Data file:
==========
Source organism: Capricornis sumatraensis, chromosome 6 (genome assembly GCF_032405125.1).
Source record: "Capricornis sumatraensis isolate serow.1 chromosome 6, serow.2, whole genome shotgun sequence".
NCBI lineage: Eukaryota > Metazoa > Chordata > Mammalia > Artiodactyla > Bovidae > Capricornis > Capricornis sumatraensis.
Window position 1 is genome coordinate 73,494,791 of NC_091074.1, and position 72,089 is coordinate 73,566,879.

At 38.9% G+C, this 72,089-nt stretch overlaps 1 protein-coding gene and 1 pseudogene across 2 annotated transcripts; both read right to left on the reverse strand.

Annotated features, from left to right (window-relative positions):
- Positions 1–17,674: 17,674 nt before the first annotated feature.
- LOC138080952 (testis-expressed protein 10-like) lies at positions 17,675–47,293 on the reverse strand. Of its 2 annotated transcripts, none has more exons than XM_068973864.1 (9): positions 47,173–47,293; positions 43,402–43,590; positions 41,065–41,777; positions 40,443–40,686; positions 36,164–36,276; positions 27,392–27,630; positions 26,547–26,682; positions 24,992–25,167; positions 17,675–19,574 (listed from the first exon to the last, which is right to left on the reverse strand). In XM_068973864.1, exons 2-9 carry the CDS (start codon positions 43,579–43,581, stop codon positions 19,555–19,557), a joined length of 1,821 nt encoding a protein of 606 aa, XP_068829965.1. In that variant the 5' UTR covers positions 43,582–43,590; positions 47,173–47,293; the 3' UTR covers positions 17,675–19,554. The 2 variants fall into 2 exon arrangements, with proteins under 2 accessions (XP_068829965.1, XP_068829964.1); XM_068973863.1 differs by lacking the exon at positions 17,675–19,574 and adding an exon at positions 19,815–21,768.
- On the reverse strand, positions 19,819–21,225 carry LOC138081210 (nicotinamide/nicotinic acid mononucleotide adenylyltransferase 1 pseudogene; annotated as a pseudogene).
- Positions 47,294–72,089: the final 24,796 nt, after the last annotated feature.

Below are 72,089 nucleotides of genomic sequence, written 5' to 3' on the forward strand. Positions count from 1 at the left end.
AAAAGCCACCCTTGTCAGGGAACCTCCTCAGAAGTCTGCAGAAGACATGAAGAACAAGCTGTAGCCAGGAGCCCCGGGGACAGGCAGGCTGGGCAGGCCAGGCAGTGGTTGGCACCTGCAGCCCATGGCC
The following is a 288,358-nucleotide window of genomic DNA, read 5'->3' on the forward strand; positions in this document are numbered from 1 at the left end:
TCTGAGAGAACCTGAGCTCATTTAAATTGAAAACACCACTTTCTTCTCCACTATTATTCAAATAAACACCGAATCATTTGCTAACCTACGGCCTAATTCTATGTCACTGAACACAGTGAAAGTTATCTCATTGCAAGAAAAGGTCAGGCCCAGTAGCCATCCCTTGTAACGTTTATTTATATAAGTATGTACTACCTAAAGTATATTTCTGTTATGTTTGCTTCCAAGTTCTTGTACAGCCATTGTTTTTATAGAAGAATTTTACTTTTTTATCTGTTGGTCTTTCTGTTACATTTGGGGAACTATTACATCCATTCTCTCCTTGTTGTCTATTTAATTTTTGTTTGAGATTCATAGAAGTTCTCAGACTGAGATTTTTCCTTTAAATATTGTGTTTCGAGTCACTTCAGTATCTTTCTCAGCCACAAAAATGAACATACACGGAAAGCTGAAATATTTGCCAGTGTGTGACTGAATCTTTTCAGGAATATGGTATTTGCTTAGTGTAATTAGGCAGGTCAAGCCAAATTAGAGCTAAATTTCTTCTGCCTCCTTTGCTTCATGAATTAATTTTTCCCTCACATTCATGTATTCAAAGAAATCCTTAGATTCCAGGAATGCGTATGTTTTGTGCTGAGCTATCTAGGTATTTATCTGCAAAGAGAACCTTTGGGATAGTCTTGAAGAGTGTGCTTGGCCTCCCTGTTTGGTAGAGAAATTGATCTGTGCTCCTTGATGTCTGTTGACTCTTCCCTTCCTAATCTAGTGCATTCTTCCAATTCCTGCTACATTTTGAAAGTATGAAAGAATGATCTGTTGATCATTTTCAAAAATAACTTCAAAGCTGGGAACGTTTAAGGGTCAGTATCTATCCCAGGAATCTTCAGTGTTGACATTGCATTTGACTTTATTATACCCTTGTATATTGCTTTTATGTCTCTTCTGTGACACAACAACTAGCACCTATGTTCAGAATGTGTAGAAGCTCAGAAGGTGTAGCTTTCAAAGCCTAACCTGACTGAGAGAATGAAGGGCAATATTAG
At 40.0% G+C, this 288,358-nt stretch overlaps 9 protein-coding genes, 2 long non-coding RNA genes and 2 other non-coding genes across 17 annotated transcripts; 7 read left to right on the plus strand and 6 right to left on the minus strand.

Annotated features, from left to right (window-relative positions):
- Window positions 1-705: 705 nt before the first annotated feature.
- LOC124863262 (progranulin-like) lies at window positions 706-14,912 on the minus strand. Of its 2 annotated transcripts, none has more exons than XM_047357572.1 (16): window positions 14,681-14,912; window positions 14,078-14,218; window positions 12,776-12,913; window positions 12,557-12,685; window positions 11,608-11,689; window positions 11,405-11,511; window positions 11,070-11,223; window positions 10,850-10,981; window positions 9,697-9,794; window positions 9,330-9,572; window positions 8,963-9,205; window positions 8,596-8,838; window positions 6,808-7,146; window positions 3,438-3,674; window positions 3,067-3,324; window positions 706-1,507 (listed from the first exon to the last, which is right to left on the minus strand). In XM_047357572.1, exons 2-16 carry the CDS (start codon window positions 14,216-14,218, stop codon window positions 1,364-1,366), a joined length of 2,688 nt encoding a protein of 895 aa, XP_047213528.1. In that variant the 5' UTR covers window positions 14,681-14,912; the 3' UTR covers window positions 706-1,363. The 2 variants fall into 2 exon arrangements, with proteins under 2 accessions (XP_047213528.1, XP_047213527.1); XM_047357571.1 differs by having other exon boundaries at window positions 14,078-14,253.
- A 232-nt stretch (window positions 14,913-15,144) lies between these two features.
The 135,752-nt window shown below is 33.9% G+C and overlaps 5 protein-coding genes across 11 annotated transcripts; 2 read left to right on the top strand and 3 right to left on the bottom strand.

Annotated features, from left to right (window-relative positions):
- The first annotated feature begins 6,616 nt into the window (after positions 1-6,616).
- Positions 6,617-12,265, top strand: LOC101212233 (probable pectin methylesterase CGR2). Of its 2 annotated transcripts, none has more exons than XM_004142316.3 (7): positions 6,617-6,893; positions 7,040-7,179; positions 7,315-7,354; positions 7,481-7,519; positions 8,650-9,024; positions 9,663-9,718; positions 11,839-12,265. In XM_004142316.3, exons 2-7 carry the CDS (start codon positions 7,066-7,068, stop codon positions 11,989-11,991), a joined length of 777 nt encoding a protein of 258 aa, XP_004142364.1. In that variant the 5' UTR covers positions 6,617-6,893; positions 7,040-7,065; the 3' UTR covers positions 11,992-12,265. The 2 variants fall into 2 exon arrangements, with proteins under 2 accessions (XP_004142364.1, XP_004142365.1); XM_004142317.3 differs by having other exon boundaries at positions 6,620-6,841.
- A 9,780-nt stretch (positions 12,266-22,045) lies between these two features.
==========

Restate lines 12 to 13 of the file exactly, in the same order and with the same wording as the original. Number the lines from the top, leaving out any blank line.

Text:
AAAAGCCACCCTTGTCAGGGAACCTCCTCAGAAGTCTGCAGAAGACATGAAGAACAAGCTGTAGCCAGGAGCCCCGGGGACAGGCAGGCTGGGCAGGCCAGGCAGTGGTTGGCACCTGCAGCCCATGGCC
The following is a 288,358-nucleotide window of genomic DNA, read 5'->3' on the forward strand; positions in this document are numbered from 1 at the left end: